How You Can Help a Health Research Institute Answer Pressing Questions

The trend over the last decade has been Americans’ ability to tune in to their favorite reality TV shows and vote on who should advance to the next round.

The newest trend, however, is that you can help decide on something much more important: which proposals the Patient-Centered Outcomes Research Institute (PCORI) should fund to answer some of the health care questions that matter most to patients.

Too often, patients and their caretakers are left guessing about options for preventing, diagnosing and treating various conditions. These questions remain because the research hasn’t answered them, yet. PCORI was created to address this problem by funding research to give patients, their caregivers and clinicians the evidence needed to make decisions that reflect their preferences.

Patient-Centered Research Seeks to Improve Conversations About Mental Illness

Despite the fact that mental illness affects one in every four Americans, more often than not it isn’t addressed in public discussions about health care. So, when is the right time to raise awareness and garner support for the 57 million Americans struggling with mental health issues? Today—right now.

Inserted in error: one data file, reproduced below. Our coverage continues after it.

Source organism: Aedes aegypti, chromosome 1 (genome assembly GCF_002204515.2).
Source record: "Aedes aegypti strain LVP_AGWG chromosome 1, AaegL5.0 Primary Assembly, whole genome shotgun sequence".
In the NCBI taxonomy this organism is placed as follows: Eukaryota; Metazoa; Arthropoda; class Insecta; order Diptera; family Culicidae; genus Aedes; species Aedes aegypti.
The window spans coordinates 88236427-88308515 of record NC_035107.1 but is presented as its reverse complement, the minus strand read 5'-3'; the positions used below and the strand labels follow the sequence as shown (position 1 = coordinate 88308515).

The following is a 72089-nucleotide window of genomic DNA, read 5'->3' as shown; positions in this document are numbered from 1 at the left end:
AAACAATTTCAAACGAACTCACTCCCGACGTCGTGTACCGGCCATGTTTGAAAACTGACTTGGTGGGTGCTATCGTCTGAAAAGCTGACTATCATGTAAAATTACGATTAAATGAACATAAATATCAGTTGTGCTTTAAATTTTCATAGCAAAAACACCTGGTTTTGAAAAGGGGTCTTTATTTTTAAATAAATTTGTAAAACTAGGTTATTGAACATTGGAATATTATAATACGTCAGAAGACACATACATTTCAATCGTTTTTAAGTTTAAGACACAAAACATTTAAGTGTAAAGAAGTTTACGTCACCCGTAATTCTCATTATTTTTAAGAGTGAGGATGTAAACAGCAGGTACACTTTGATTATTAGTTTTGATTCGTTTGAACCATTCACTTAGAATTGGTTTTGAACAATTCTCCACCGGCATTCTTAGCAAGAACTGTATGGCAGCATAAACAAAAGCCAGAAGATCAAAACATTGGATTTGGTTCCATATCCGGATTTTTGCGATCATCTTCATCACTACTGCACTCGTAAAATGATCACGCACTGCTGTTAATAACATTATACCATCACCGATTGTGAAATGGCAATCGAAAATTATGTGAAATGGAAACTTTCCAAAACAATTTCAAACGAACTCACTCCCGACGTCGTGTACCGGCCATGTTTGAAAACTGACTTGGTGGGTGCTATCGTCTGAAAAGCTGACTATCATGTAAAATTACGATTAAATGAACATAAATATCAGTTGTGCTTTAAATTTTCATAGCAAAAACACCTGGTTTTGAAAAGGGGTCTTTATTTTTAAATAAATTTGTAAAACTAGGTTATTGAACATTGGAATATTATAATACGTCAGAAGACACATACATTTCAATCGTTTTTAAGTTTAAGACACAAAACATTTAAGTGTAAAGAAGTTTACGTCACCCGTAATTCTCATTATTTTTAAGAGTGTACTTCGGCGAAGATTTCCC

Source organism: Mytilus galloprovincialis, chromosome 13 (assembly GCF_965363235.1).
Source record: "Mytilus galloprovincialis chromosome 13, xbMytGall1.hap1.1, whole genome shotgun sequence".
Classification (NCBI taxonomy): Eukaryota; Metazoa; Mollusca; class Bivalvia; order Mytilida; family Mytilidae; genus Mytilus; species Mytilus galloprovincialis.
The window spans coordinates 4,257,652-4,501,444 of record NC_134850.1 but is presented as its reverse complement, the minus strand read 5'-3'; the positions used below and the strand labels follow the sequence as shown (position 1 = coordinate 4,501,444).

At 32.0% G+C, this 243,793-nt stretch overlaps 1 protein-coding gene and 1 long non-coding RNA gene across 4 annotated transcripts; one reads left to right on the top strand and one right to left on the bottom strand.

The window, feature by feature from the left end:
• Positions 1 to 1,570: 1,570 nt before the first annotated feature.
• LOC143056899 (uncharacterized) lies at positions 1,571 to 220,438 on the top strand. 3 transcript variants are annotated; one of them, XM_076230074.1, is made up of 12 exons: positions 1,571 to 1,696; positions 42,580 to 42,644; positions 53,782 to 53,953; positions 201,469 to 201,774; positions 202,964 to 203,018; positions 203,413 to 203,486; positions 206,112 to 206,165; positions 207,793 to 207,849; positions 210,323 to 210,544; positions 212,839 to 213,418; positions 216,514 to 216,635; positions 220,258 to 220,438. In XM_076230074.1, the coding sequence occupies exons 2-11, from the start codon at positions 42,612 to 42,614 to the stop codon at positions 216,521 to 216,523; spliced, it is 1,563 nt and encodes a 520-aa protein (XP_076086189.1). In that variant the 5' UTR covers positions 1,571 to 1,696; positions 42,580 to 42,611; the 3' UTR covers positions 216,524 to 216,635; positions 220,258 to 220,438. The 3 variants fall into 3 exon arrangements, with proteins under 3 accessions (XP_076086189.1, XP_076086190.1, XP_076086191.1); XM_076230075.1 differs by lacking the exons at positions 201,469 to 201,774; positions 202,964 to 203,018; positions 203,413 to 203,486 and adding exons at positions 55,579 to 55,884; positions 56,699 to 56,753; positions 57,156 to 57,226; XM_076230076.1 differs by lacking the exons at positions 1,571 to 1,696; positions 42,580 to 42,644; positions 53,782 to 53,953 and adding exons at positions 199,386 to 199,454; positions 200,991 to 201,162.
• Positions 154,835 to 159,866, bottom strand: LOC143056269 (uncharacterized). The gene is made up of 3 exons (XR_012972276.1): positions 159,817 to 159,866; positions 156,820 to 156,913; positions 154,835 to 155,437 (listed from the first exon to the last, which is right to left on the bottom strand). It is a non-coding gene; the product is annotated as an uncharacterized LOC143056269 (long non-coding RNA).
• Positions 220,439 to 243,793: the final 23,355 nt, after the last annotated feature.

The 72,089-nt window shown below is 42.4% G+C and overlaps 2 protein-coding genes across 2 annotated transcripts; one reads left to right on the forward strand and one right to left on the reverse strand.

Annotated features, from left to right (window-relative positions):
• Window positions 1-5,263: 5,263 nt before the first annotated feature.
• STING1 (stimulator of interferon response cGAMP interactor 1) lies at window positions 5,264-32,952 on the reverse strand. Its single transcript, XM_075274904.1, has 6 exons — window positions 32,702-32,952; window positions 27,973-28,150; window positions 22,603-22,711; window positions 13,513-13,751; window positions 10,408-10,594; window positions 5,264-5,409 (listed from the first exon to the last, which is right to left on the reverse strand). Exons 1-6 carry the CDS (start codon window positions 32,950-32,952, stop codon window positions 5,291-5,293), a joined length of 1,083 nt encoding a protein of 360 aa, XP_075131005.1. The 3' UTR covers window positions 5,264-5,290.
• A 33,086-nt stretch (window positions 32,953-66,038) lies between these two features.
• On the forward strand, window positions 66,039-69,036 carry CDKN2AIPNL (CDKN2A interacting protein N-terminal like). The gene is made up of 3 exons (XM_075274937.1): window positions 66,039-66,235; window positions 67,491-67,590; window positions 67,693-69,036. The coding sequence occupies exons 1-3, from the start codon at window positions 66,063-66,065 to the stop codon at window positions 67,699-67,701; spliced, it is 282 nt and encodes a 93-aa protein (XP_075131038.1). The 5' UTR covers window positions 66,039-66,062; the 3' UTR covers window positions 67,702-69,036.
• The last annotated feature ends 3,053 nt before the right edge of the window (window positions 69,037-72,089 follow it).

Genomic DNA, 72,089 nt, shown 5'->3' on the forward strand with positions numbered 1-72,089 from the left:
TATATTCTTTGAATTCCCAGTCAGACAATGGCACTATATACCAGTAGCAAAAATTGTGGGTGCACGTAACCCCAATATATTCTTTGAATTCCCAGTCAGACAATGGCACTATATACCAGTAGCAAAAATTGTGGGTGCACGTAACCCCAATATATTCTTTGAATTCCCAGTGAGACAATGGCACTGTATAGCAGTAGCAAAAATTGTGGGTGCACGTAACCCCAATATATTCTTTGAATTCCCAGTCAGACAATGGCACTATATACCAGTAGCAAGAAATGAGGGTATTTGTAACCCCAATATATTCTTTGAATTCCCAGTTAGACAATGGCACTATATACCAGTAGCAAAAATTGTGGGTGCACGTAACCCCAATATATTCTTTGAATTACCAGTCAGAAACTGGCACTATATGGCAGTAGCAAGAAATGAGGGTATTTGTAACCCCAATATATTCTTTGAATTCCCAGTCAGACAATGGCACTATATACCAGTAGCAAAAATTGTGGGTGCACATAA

Too many patients, families and even caregivers lack quality information to make a good decision about their health, especially when the situation involves mental illness. A new independent health research organization, the Patient-Centered Outcomes Research Institute (PCORI), seeks to change that common problem. PCORI is designed to answer questions that matter most to patients and their caregivers.

What Health Care Questions Do You Want Answered by Research?

What are my options? What would work best for me? Those questions are asked every day by individuals in doctor’s offices and hospitals when trying to decide on the course of action for a health condition or disease.

Patients want to know which therapies will work best, given their personal characteristics, conditions and preferences. They may be deciding between medicine or surgery, between traditional therapies or alternatives, or even between treatment and no treatment at all.

Too often, patients do not have reliable, research-based information to make choices that reflect their situations or the outcomes most important to them.